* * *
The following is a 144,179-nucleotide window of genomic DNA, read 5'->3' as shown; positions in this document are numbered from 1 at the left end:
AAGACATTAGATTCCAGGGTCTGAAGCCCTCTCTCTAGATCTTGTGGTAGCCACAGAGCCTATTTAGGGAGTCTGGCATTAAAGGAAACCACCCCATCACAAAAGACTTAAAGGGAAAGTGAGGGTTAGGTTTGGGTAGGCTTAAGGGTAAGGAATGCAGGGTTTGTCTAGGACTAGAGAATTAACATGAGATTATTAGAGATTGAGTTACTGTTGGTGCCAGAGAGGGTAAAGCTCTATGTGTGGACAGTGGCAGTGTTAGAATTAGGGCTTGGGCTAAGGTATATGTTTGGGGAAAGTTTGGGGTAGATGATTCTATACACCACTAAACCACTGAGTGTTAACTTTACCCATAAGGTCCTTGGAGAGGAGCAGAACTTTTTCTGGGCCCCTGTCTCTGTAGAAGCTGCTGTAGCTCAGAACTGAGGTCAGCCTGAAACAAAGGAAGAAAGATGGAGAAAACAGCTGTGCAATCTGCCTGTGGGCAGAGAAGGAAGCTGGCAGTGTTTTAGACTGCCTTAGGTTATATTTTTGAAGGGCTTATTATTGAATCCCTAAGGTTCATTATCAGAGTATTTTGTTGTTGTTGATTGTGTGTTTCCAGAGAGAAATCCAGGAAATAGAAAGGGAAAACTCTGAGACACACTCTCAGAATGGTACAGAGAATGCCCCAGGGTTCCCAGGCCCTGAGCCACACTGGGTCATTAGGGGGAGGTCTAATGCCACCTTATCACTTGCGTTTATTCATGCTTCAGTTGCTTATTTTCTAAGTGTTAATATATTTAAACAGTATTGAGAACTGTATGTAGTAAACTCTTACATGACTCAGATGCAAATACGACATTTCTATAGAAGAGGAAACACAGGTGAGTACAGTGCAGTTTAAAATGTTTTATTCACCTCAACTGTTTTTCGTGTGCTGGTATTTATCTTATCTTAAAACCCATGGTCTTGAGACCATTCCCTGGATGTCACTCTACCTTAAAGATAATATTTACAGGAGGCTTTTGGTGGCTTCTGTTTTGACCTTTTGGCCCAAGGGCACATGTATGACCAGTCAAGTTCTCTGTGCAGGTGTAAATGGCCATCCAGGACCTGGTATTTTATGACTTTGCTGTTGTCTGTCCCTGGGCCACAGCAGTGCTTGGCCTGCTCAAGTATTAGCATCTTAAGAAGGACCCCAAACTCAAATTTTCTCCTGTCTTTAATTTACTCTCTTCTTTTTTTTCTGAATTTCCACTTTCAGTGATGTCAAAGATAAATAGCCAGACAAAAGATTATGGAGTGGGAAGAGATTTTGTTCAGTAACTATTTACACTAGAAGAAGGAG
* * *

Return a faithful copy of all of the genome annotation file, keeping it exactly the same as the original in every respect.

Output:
The following is a 144,179-nucleotide window of genomic DNA, read 5'->3' as shown; positions in this document are numbered from 1 at the left end:
AAGACATTAGATTCCAGGGTCTGAAGCCCTCTCTCTAGATCTTGTGGTAGCCACAGAGCCTATTTAGGGAGTCTGGCATTAAAGGAAACCACCCCATCACAAAAGACTTAAAGGGAAAGTGAGGGTTAGGTTTGGGTAGGCTTAAGGGTAAGGAATGCAGGGTTTGTCTAGGACTAGAGAATTAACATGAGATTATTAGAGATTGAGTTACTGTTGGTGCCAGAGAGGGTAAAGCTCTATGTGTGGACAGTGGCAGTGTTAGAATTAGGGCTTGGGCTAAGGTATATGTTTGGGGAAAGTTTGGGGTAGATGATTCTATACACCACTAAACCACTGAGTGTTAACTTTACCCATAAGGTCCTTGGAGAGGAGCAGAACTTTTTCTGGGCCCCTGTCTCTGTAGAAGCTGCTGTAGCTCAGAACTGAGGTCAGCCTGAAACAAAGGAAGAAAGATGGAGAAAACAGCTGTGCAATCTGCCTGTGGGCAGAGAAGGAAGCTGGCAGTGTTTTAGACTGCCTTAGGTTATATTTTTGAAGGGCTTATTATTGAATCCCTAAGGTTCATTATCAGAGTATTTTGTTGTTGTTGATTGTGTGTTTCCAGAGAGAAATCCAGGAAATAGAAAGGGAAAACTCTGAGACACACTCTCAGAATGGTACAGAGAATGCCCCAGGGTTCCCAGGCCCTGAGCCACACTGGGTCATTAGGGGGAGGTCTAATGCCACCTTATCACTTGCGTTTATTCATGCTTCAGTTGCTTATTTTCTAAGTGTTAATATATTTAAACAGTATTGAGAACTGTATGTAGTAAACTCTTACATGACTCAGATGCAAATACGACATTTCTATAGAAGAGGAAACACAGGTGAGTACAGTGCAGTTTAAAATGTTTTATTCACCTCAACTGTTTTTCGTGTGCTGGTATTTATCTTATCTTAAAACCCATGGTCTTGAGACCATTCCCTGGATGTCACTCTACCTTAAAGATAATATTTACAGGAGGCTTTTGGTGGCTTCTGTTTTGACCTTTTGGCCCAAGGGCACATGTATGACCAGTCAAGTTCTCTGTGCAGGTGTAAATGGCCATCCAGGACCTGGTATTTTATGACTTTGCTGTTGTCTGTCCCTGGGCCACAGCAGTGCTTGGCCTGCTCAAGTATTAGCATCTTAAGAAGGACCCCAAACTCAAATTTTCTCCTGTCTTTAATTTACTCTCTTCTTTTTTTTCTGAATTTCCACTTTCAGTGATGTCAAAGATAAATAGCCAGACAAAAGATTATGGAGTGGGAAGAGATTTTGTTCAGTAACTATTTACACTAGAAGAAGGAG